Although RAID 1, also known as a mirrored array, employs 100 percent data redundancy to provide a high level of fault tolerance, it does not guarantee against a failure of the array. With the price of hard disk drives tumbling over the last decade, RAID 1 is now starting to become more common outside its traditional stronghold of the enterprise market. It is however still most commonly found in high dependency server systems where continuous 24/7 operation is required.
The factors which have led to a steady increase in RAID 1 systems requiring data recovery are discussed below. At DiskEng we have seen a wide range of RAID 1 systems arrive for data recovery, usually as a result of a failure to both disks in the array, adding to our vast knowledge of this type of technology.
Fault Tolerance the Main Objective
The use of a mirrored pair of hard disks provides the highest level of fault tolerance available using the current technology. RAID 1 technology has only a single major drawback, in that the potential storage capacity is only half of the total disk capacity used. This is a minor concern for anyone requiring a high level of fault tolerance and in some cases such a configuration can allow the data transfer speeds to be increased by small margin, over the use of a single disk.
It is little surprise that the uptake of RAID 1 arrays has increased as the price of hard disk drives has decreased, the biggest single factor leading to an increased requirement for data recovery. This type of configuration is essential for high dependency servers, where uptime must be assured, but it is important that backup strategy is also implemented to guard against a potential failure of the array.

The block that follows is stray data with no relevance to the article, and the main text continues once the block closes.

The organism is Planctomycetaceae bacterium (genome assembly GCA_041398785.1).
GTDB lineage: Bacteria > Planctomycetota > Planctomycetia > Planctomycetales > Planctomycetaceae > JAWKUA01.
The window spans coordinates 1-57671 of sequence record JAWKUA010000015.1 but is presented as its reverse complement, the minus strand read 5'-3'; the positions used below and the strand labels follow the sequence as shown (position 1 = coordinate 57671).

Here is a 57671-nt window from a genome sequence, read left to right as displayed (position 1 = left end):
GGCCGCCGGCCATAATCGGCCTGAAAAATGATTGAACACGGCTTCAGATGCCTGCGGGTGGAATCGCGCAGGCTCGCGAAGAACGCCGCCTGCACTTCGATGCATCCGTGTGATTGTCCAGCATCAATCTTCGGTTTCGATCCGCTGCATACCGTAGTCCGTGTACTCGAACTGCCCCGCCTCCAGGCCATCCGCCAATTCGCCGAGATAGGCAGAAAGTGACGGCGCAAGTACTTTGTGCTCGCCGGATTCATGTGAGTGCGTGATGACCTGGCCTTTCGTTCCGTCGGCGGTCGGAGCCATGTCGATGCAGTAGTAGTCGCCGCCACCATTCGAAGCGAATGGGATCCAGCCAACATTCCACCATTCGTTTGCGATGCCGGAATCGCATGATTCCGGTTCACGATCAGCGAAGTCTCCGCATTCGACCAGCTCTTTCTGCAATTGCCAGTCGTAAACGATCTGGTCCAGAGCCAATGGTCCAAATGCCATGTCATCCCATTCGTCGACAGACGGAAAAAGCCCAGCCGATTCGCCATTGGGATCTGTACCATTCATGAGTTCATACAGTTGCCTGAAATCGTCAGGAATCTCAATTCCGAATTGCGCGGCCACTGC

RAID 1 Re-mirror
A RAID 1 array will continue to operate in degraded mode following the failure of a single hard disk. Once a disk fails, it is essential that it is replaced with new drive. The data contained on the working drive should then be re-mirrored onto the new disk to restore the maximum level of fault tolerance.
Until the rebuild process has completed, the RAID 1 array will continue to operate in degraded mode, during which time it is vulnerable to any failure of the remaining working drive. Although data transfer speeds have risen dramatically, so has the capacity of drives, meaning that in many implementations of a RAID 1 configuration, the rebuild time has not decreased, but increased when some of the largest drives have been used. This is the second factor which has resulted in an increase in failed RAID 1 systems arriving for data recovery.
Data Recovery from RAID 1
Most RAID 1 arrays fail during the re-mirroring process, when an unreadable bad sector is encountered on the drive from which the data is being re-mirrored. If this happens, you should not panic and make an attempt to recover the data yourself, as it may result in additional damage. The best solution is to send the pair of hard disk drives for professional data recovery. You should also send the drive onto which the data was being re-mirrored, as we have found in some cases it has contained data which has proved to be beneficial in successfully recovering the data from the RAID.
In most cases, both drives can be used to rebuild a complete copy of the data replacing any unreadable bad sectors using the data from the second drive. If the first drive failed and was not replaced, the data contained on it may be out of date, which will affect the quality of the data recovery possible and may complicate the process. In most cases data recovery is fairly straightforward, with data only lost when the same sector on both drives cannot be recovered.